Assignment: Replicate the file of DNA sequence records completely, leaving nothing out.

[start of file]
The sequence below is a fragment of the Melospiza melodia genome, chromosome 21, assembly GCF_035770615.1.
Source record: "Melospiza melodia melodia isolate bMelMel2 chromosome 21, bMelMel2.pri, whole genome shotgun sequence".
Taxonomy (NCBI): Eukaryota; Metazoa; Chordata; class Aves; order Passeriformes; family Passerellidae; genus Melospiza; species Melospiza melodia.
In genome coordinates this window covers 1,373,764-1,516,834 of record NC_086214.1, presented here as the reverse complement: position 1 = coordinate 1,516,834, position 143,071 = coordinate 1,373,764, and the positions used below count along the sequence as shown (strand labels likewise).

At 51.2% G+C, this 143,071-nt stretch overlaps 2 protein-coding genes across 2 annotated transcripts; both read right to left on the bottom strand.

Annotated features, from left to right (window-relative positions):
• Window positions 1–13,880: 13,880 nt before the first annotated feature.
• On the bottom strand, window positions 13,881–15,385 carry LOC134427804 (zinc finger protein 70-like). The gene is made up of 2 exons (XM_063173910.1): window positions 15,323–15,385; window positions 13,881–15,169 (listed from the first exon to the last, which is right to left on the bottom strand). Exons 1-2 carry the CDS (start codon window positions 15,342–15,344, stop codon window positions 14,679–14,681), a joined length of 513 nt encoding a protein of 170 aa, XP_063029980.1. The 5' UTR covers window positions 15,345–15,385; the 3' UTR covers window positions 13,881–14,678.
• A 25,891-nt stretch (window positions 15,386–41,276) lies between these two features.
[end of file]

The sequence below is a fragment of the Melospiza melodia genome, chromosome 21, assembly GCF_035770615.1.
Source record: "Melospiza melodia melodia isolate bMelMel2 chromosome 21, bMelMel2.pri, whole genome shotgun sequence".
Taxonomy (NCBI): Eukaryota; Metazoa; Chordata; class Aves; order Passeriformes; family Passerellidae; genus Melospiza; species Melospiza melodia.
In genome coordinates this window covers 1,373,764-1,516,834 of record NC_086214.1, presented here as the reverse complement: position 1 = coordinate 1,516,834, position 143,071 = coordinate 1,373,764, and the positions used below count along the sequence as shown (strand labels likewise).

At 51.2% G+C, this 143,071-nt stretch overlaps 2 protein-coding genes across 2 annotated transcripts; both read right to left on the bottom strand.

Annotated features, from left to right (window-relative positions):
• Window positions 1–13,880: 13,880 nt before the first annotated feature.
• On the bottom strand, window positions 13,881–15,385 carry LOC134427804 (zinc finger protein 70-like). The gene is made up of 2 exons (XM_063173910.1): window positions 15,323–15,385; window positions 13,881–15,169 (listed from the first exon to the last, which is right to left on the bottom strand). Exons 1-2 carry the CDS (start codon window positions 15,342–15,344, stop codon window positions 14,679–14,681), a joined length of 513 nt encoding a protein of 170 aa, XP_063029980.1. The 5' UTR covers window positions 15,345–15,385; the 3' UTR covers window positions 13,881–14,678.
• A 25,891-nt stretch (window positions 15,386–41,276) lies between these two features.